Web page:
The CDC recommends that everyone 13 to 64 years old get tested for HIV at least once, as part of routine health care, and that persons at higher risk of HIV get tested more often. Your health care provider may recommend HIV testing if you are over 64 and at risk for HIV.
If you are at very high risk for acquiring HIV through sex or injection drug use, you may consider taking an anti-HIV medication daily, called pre-exposure prophylaxis, or PrEP. Effective at reducing the risk of acquiring HIV, PrEP must be taken every day. Talk with your doctor to find out whether PreP is right for you.
Older persons are less likely than younger persons to get tested, for several reasons:
- Older persons are often considered at low risk of getting HIV. For this reason, health care providers may not always think to test older persons for HIV.
- Some older persons may be embarrassed or afraid to be tested for HIV.
- In older persons, signs of HIV may be mistaken for symptoms of aging or of age-related conditions. Consequently, testing to diagnose the condition may not include HIV testing.
- Some persons may not have access to health facilities and services. By the time the older person is tested and diagnosed, the virus may be in the late stages and more likely to progress to AIDS.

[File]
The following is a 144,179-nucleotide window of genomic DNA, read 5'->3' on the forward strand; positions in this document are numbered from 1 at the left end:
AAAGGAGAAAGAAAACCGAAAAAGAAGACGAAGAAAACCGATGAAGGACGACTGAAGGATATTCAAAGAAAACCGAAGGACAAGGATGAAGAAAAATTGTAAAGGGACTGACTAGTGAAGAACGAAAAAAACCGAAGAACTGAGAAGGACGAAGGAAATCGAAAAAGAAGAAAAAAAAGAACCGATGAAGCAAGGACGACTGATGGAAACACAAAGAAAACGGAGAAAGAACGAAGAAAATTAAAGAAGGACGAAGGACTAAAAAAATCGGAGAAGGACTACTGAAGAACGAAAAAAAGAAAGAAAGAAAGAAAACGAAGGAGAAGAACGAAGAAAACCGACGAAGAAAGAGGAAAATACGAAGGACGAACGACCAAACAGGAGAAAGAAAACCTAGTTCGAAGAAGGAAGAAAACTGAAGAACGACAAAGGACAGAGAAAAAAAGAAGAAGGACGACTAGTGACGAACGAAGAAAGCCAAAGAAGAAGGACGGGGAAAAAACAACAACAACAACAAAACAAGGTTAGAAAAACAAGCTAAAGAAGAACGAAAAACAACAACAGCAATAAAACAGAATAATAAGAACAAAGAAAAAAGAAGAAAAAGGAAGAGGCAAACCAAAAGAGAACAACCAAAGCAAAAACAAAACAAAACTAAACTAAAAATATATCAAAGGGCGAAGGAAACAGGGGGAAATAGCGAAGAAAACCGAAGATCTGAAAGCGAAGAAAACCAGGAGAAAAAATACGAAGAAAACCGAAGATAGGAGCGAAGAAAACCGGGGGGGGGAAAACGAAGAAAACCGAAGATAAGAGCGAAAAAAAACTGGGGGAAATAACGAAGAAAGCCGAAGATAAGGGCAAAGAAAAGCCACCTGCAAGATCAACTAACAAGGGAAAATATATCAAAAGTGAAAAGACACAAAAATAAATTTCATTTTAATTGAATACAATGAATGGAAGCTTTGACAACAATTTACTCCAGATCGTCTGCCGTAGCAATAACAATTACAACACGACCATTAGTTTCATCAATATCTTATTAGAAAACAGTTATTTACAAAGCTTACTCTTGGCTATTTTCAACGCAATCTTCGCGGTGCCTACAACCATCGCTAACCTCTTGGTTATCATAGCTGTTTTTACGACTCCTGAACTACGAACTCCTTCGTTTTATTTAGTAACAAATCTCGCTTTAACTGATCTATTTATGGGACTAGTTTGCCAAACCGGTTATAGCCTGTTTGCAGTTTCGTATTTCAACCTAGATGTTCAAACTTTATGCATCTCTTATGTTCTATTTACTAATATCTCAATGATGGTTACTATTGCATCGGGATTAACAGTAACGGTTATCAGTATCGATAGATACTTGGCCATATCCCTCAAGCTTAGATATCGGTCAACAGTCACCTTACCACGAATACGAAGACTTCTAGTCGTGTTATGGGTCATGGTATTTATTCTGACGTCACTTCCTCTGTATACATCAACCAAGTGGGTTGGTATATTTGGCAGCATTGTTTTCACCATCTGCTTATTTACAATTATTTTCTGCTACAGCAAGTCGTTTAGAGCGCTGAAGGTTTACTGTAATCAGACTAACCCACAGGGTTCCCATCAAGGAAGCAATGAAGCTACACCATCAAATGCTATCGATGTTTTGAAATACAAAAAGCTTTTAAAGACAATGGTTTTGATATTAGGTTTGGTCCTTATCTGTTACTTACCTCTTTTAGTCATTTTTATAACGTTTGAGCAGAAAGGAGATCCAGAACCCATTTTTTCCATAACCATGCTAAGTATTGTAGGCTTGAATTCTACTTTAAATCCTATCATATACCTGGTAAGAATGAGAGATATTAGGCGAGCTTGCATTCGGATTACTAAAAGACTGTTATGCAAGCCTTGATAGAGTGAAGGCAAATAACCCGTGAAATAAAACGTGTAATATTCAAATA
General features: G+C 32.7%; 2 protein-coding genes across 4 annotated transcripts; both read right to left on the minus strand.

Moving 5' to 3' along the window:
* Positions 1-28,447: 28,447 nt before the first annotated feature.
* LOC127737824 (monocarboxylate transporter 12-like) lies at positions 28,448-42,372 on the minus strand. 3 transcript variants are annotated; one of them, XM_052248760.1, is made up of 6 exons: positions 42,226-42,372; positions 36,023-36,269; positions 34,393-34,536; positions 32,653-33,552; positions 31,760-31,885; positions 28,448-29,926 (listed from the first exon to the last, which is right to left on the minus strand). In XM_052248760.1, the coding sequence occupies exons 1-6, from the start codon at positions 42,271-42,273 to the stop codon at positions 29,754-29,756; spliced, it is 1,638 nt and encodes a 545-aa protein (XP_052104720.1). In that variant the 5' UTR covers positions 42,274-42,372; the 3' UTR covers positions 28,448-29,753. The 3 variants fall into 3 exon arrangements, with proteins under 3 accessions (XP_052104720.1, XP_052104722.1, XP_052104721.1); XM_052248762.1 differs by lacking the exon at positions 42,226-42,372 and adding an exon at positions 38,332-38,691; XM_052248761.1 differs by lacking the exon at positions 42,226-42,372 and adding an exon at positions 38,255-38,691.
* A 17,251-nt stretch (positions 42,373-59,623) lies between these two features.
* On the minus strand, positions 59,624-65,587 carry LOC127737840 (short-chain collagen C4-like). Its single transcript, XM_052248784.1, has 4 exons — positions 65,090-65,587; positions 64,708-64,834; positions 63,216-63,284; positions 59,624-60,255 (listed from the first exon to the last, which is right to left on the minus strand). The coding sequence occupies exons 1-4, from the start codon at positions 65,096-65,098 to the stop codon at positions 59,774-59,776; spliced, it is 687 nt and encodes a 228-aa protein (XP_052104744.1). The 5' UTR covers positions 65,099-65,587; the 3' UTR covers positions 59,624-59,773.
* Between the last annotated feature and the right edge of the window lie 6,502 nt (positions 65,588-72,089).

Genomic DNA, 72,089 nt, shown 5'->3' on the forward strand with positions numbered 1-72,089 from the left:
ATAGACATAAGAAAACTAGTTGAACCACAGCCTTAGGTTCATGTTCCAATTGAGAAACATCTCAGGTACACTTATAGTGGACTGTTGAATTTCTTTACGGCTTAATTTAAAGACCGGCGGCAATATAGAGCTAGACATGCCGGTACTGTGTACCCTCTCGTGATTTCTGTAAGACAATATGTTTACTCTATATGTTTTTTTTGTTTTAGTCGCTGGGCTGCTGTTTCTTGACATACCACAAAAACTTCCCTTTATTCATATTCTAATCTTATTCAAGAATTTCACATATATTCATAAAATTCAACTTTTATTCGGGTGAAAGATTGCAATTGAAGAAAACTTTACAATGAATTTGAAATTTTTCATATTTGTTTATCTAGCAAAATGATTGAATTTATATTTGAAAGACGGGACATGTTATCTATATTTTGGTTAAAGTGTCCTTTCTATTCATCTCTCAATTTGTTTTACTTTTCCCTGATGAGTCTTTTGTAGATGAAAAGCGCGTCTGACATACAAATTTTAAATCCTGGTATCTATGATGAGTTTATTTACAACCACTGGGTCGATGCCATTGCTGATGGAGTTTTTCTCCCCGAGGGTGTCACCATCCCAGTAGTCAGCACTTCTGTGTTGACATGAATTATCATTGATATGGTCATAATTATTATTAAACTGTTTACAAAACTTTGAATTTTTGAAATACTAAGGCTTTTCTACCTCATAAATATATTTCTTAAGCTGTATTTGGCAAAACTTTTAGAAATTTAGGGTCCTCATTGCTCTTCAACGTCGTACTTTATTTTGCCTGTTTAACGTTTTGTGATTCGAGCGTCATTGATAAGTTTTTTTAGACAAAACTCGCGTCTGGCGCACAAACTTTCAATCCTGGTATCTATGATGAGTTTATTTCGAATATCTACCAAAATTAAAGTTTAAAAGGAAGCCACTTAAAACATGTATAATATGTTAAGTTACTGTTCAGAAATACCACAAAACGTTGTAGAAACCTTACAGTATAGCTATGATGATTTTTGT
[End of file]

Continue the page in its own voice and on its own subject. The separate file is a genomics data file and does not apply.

For these reasons, HIV is more likely to be diagnosed at an advanced stage in many older persons. Diagnosing HIV at a late stage also means a late start to treatment with HIV medicines and possibly more damage to the immune system.
Ask your health care provider whether HIV testing is right for you. Use these questions from Health.gov to start the conversation: HIV Testing: Questions for the doctor.
National HIV/AIDS and Aging Awareness Day (NHAAD) is observed each year on September 18. Founded by the AIDS Institute, NHAAD brings attention to issues related to HIV among older Americans, including new infections among older adults and adults over 50 aging with HIV.